The U.K. government said today Friday, Nov 27, that it plans to create a Digital Markets Unit (DMU) to enforce “a new code to govern the behavior of platforms that currently dominate the market, such as Google and Facebook.”
The aim is to protect smaller competitors and give consumers more control over personal data.
Under the new code, some of the world’s biggest tech companies may have to be more transparent about the services they provide and how they use consumers’ data. They may also be forced to give consumers a choice over whether to receive personalized advertising, and they won’t be able to place restrictions on customers that make it difficult for them to use rival platforms.
The DMU, which will be part of the Competition and Markets Authority (CMA), will start work in April 2021.
The government said the DMU may be given the power to suspend, block and reverse decisions made by large tech companies. The DMU could also order them to take certain actions to achieve compliance with the code, and impose financial penalties for non-compliance, the government said.
Digital Secretary Oliver Dowden said in a statement: “I’m unashamedly pro-tech and the services of digital platforms are positively transforming the economy — bringing huge benefits to businesses, consumers and society.
“But there is growing consensus in the UK and abroad that the concentration of power among a small number of tech companies is curtailing growth of the sector, reducing innovation and having negative impacts on the people and businesses that rely on them. It’s time to address that and unleash a new age of tech growth.”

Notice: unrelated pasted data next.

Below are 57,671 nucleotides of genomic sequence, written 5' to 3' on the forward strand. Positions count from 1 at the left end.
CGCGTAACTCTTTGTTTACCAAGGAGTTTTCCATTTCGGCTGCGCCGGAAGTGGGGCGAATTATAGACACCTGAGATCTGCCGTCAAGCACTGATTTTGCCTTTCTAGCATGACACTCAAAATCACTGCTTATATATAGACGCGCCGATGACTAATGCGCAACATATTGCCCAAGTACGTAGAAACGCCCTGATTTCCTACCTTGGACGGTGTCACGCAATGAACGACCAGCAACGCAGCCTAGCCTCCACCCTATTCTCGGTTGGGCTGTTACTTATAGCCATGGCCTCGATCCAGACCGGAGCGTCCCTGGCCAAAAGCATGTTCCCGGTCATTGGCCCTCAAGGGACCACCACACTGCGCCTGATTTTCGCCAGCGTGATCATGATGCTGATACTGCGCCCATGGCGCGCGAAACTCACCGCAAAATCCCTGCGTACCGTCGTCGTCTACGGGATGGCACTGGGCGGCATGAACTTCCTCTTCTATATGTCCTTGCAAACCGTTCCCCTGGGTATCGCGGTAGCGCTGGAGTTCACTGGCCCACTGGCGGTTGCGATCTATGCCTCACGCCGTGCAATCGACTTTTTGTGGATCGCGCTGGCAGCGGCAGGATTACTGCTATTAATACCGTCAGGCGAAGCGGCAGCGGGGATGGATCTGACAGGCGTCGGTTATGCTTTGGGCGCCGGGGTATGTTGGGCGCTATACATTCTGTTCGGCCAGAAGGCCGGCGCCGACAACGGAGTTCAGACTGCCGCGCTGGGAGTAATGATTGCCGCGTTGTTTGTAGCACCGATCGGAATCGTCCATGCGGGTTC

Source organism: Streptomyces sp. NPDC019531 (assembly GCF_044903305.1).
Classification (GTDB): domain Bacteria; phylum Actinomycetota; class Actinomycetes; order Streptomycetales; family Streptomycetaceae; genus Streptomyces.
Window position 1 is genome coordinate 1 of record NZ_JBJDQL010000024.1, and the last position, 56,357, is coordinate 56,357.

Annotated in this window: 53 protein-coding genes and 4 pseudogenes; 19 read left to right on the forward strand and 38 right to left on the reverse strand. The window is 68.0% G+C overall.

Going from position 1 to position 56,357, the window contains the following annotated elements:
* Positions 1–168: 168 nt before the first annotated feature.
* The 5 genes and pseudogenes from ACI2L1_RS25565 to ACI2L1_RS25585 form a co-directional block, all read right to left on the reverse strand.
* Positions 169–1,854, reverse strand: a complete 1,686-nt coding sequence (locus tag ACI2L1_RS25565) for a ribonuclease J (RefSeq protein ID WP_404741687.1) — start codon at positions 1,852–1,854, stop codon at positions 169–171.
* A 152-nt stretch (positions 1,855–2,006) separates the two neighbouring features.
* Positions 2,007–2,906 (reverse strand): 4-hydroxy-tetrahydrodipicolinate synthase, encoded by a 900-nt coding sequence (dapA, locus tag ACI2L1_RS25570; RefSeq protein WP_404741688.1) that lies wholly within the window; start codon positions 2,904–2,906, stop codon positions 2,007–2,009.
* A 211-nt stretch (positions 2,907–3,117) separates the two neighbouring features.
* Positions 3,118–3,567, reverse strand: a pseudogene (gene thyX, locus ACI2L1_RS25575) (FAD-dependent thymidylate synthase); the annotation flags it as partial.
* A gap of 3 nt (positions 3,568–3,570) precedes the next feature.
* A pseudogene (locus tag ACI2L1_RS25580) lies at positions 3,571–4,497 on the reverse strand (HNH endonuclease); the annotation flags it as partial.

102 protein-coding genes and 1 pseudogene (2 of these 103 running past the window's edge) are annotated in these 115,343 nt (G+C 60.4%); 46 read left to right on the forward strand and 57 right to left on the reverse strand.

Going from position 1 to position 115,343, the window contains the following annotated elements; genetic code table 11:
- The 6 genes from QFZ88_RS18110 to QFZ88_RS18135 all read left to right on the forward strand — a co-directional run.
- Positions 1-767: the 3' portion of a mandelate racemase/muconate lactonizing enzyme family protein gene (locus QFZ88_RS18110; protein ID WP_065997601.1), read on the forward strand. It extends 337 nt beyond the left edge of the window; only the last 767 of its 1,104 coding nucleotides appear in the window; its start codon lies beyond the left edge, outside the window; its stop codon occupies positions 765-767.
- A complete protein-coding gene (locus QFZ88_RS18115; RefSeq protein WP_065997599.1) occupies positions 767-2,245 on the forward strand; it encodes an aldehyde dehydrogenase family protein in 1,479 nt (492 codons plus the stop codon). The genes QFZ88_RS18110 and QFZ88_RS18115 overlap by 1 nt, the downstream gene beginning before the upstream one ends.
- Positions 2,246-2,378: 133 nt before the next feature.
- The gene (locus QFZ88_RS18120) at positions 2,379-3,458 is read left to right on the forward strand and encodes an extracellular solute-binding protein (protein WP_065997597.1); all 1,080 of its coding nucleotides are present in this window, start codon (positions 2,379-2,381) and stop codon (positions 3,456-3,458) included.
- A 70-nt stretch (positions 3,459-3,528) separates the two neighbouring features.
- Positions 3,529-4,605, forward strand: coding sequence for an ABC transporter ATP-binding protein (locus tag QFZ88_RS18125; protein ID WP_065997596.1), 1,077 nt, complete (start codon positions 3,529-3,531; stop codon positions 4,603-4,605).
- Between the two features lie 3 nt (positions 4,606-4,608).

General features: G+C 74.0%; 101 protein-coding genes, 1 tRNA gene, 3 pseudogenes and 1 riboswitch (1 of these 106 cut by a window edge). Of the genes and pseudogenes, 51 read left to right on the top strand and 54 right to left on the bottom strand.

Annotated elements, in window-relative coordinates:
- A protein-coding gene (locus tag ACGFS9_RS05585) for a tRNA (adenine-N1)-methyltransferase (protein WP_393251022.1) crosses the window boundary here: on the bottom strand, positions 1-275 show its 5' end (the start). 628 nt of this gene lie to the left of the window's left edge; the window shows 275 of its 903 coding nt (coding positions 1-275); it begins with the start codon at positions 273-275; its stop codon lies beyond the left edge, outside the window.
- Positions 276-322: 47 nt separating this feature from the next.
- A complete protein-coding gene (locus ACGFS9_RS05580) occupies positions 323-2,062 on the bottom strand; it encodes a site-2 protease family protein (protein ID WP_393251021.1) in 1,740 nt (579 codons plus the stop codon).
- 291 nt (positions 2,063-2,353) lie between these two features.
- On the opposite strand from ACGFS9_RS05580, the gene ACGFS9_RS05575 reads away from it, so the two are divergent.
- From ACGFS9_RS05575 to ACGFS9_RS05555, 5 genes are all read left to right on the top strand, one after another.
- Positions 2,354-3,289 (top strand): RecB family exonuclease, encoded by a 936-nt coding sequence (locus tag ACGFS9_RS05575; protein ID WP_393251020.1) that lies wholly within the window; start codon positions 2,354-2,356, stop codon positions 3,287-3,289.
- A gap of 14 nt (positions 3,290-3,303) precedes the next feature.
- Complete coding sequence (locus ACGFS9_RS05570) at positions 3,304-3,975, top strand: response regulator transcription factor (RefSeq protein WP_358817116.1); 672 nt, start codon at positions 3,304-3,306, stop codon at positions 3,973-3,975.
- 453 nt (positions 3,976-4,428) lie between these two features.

Britain’s announcement comes as US tech giants are facing increasing scrutiny around the world over their power and as other countries step up their regulatory powers.
“Our new, pro-competition regime for digital markets will ensure consumers have choice, and mean smaller firms aren’t pushed out,” said Business Secretary Alok Sharma.
The measures are due to come into force after Britain goes it alone at the end of a post-Brexit transition period from the European Union.
Next month the EU is to present its own major legislation called the Digital Services Act, which will set out rules for strict oversight over big tech.
Google reacted by saying it wants to “work constructively” with the new regulator.
Facebook said it remains “committed to working with our UK industry partners to find ways to support journalism and help the long-term sustainability of news organisations.”
It is preparing to launch its Facebook News service in the UK, which works with news media and includes original reporting.